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Recipes For Breads Baked Throughout History

Updated on January 17, 2015

Bread Recipes from History

I have always been fascinated by old cook books. Reading what was being baked years ago, the different methods and then adapting them for today has been a hobby of mine for years. Taking those old recipes, especially for bread, and researching the ingredients, measurements and methods is quite a challenge. The results have been interesting.

On this page, I will share the bread recipes, and some non-bread recipes, that are the results of this obsession. Some good, some not so good, and some, frankly, nasty. But I will share both .....

Hurdles in Converting Old Recipes

One of the hurdles with updating recipes for today is the differences in ingredients and their measurement. Our ingredients are more refined and we also tend to measure them by the cup or spoon, rather than by the gill or mutchkin. Our yeast is now in a very convenience dried form which is quite uniform. This was not always the case.

Many older cookbooks did not include information on how to bake the food. For example, I have an old Priscilla cookbook. It lists all the ingredients for a 'daily bread' but only a couple of lines on the method of incorporation and absolutely nothing on temperature and time for cooking. This was likely due to the fact that many cooks of the time were baking with wood stoves. There would be no consistent temperatures, and, in fact no handy little dial to determine what the temperature was.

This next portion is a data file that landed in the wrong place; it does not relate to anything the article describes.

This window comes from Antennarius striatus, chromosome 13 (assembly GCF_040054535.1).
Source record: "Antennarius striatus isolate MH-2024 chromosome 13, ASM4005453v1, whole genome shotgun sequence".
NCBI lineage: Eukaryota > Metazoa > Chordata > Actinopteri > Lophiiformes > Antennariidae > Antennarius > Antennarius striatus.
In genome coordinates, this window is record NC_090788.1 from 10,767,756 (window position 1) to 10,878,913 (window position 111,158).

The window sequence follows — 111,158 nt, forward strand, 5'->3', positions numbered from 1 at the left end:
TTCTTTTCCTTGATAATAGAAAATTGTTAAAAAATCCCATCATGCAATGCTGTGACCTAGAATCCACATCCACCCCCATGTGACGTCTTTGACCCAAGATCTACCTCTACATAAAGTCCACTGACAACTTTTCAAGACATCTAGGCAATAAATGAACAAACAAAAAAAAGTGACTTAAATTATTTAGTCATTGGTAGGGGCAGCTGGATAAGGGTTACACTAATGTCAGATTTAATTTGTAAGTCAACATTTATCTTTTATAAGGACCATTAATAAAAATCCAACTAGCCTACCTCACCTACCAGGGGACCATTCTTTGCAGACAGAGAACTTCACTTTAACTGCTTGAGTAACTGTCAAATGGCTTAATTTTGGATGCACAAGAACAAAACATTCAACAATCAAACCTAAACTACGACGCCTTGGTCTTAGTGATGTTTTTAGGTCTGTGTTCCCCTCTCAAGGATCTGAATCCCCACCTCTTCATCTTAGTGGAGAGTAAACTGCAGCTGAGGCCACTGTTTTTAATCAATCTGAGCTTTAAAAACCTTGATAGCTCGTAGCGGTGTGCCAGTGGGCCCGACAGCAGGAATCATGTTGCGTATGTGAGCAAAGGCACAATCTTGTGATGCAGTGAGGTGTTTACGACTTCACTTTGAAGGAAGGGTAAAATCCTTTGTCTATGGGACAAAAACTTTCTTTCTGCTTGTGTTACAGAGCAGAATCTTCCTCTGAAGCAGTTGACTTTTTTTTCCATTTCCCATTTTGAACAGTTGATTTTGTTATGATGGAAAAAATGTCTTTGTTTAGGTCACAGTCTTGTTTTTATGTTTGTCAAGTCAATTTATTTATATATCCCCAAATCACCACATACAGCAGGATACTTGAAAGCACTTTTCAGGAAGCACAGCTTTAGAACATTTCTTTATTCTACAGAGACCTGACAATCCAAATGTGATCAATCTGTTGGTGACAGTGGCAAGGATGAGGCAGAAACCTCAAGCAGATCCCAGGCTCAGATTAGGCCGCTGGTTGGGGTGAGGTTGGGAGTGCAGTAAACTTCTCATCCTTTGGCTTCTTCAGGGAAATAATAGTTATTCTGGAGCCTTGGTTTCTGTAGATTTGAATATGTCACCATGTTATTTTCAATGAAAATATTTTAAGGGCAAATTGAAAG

Terminology

One of my favourite books is 'The Cook Not Mad”, first printed in 1832 – and reprinted exactly as it was since. It is delightful to read the 'reciepts' along with the beliefs of the time. This cookbook was prefaced with;

“The science of domestick economy, especially that division which treats of culinary or kitchen duties, has ever occupied the attention of those who have “lived by eating” from the days of hungry Esau to the present moment. Every nation has its peculiar dishes, and so also has every family its own mode of cooking them. The former is attributable to location – hot and cold latitudes yielding their own vegetables, and being the resort of those animals only whose constitutions are in unison with the climate. The latter is owing to the degree of skill possessed by those who prepare the bounties of Providence for the palate.” (From The Cook Not Mad or Rational Cookery)

So true then as now. There is a large variety of what we cook and how we cook it, depending upon where we live and how good a cook we are. Some things never change....

Invitation for Recipes and Sources

I you have old recipes, converted to today's use or not, please share them. As well, I scour used book stores for old cook books. If anyone out there has a great spot to look for old books, write in and let us know.

Thank you.

The Cook Not Mad

This is the first, known, published cook book in Canada. It was first printed in 1831. My copy is orange, old, and beat up. It is the second edition from 1973.

Easy to make arrtisan bread. These recipes are just great - I and one of my friends use them frequently.

Please share recipes and book sources

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